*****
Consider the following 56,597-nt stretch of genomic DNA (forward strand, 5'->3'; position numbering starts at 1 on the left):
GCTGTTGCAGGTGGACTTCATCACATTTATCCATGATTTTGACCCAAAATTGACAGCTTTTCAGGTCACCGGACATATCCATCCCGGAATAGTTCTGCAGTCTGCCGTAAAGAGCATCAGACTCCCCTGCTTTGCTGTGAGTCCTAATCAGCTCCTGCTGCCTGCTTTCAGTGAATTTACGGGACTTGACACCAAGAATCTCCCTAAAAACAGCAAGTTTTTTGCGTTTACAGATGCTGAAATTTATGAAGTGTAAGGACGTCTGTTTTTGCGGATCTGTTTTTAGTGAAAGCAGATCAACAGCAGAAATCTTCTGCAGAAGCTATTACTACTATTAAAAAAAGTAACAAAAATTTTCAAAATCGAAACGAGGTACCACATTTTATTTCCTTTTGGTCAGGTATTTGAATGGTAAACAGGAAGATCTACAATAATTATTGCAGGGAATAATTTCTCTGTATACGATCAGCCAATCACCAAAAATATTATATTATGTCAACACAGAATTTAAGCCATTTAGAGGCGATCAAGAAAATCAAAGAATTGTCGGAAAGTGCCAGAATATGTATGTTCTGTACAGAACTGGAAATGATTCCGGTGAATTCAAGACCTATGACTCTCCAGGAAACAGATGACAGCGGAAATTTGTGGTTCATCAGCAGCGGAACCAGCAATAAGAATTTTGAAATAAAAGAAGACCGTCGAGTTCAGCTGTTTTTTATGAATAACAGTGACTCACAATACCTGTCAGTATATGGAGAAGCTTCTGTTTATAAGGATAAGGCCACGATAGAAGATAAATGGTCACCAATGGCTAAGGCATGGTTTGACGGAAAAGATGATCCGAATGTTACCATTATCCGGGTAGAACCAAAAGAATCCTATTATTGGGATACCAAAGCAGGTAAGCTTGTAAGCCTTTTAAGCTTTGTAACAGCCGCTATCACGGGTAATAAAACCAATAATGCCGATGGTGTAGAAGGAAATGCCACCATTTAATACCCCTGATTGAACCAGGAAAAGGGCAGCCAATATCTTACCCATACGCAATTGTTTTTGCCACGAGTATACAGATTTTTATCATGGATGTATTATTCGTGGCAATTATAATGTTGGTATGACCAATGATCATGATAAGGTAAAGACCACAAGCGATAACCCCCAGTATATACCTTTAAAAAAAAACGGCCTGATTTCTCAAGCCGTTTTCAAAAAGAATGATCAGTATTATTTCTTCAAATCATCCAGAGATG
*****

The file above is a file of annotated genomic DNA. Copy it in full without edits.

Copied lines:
Consider the following 56,597-nt stretch of genomic DNA (forward strand, 5'->3'; position numbering starts at 1 on the left):
GCTGTTGCAGGTGGACTTCATCACATTTATCCATGATTTTGACCCAAAATTGACAGCTTTTCAGGTCACCGGACATATCCATCCCGGAATAGTTCTGCAGTCTGCCGTAAAGAGCATCAGACTCCCCTGCTTTGCTGTGAGTCCTAATCAGCTCCTGCTGCCTGCTTTCAGTGAATTTACGGGACTTGACACCAAGAATCTCCCTAAAAACAGCAAGTTTTTTGCGTTTACAGATGCTGAAATTTATGAAGTGTAAGGACGTCTGTTTTTGCGGATCTGTTTTTAGTGAAAGCAGATCAACAGCAGAAATCTTCTGCAGAAGCTATTACTACTATTAAAAAAAGTAACAAAAATTTTCAAAATCGAAACGAGGTACCACATTTTATTTCCTTTTGGTCAGGTATTTGAATGGTAAACAGGAAGATCTACAATAATTATTGCAGGGAATAATTTCTCTGTATACGATCAGCCAATCACCAAAAATATTATATTATGTCAACACAGAATTTAAGCCATTTAGAGGCGATCAAGAAAATCAAAGAATTGTCGGAAAGTGCCAGAATATGTATGTTCTGTACAGAACTGGAAATGATTCCGGTGAATTCAAGACCTATGACTCTCCAGGAAACAGATGACAGCGGAAATTTGTGGTTCATCAGCAGCGGAACCAGCAATAAGAATTTTGAAATAAAAGAAGACCGTCGAGTTCAGCTGTTTTTTATGAATAACAGTGACTCACAATACCTGTCAGTATATGGAGAAGCTTCTGTTTATAAGGATAAGGCCACGATAGAAGATAAATGGTCACCAATGGCTAAGGCATGGTTTGACGGAAAAGATGATCCGAATGTTACCATTATCCGGGTAGAACCAAAAGAATCCTATTATTGGGATACCAAAGCAGGTAAGCTTGTAAGCCTTTTAAGCTTTGTAACAGCCGCTATCACGGGTAATAAAACCAATAATGCCGATGGTGTAGAAGGAAATGCCACCATTTAATACCCCTGATTGAACCAGGAAAAGGGCAGCCAATATCTTACCCATACGCAATTGTTTTTGCCACGAGTATACAGATTTTTATCATGGATGTATTATTCGTGGCAATTATAATGTTGGTATGACCAATGATCATGATAAGGTAAAGACCACAAGCGATAACCCCCAGTATATACCTTTAAAAAAAAACGGCCTGATTTCTCAAGCCGTTTTCAAAAAGAATGATCAGTATTATTTCTTCAAATCATCCAGAGATG